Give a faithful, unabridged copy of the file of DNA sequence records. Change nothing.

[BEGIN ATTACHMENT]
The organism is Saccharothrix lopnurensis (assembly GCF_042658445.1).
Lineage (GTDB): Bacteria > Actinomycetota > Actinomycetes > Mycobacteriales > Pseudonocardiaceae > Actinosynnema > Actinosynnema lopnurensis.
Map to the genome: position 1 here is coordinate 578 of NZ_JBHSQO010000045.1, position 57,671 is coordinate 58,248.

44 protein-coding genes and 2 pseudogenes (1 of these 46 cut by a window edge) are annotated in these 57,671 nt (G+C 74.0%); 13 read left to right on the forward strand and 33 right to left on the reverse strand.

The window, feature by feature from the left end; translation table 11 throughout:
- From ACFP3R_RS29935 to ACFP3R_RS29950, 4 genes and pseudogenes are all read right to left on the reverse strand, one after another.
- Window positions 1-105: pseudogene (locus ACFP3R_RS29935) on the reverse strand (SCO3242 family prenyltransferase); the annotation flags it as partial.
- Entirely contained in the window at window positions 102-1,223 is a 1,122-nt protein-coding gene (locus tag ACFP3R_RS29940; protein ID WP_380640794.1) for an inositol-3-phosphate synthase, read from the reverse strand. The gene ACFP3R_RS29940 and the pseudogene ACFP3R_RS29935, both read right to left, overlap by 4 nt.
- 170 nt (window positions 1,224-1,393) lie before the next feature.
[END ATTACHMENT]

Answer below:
The organism is Saccharothrix lopnurensis (assembly GCF_042658445.1).
Lineage (GTDB): Bacteria > Actinomycetota > Actinomycetes > Mycobacteriales > Pseudonocardiaceae > Actinosynnema > Actinosynnema lopnurensis.
Map to the genome: position 1 here is coordinate 578 of NZ_JBHSQO010000045.1, position 57,671 is coordinate 58,248.

44 protein-coding genes and 2 pseudogenes (1 of these 46 cut by a window edge) are annotated in these 57,671 nt (G+C 74.0%); 13 read left to right on the forward strand and 33 right to left on the reverse strand.

The window, feature by feature from the left end; translation table 11 throughout:
- From ACFP3R_RS29935 to ACFP3R_RS29950, 4 genes and pseudogenes are all read right to left on the reverse strand, one after another.
- Window positions 1-105: pseudogene (locus ACFP3R_RS29935) on the reverse strand (SCO3242 family prenyltransferase); the annotation flags it as partial.
- Entirely contained in the window at window positions 102-1,223 is a 1,122-nt protein-coding gene (locus tag ACFP3R_RS29940; protein ID WP_380640794.1) for an inositol-3-phosphate synthase, read from the reverse strand. The gene ACFP3R_RS29940 and the pseudogene ACFP3R_RS29935, both read right to left, overlap by 4 nt.
- 170 nt (window positions 1,224-1,393) lie before the next feature.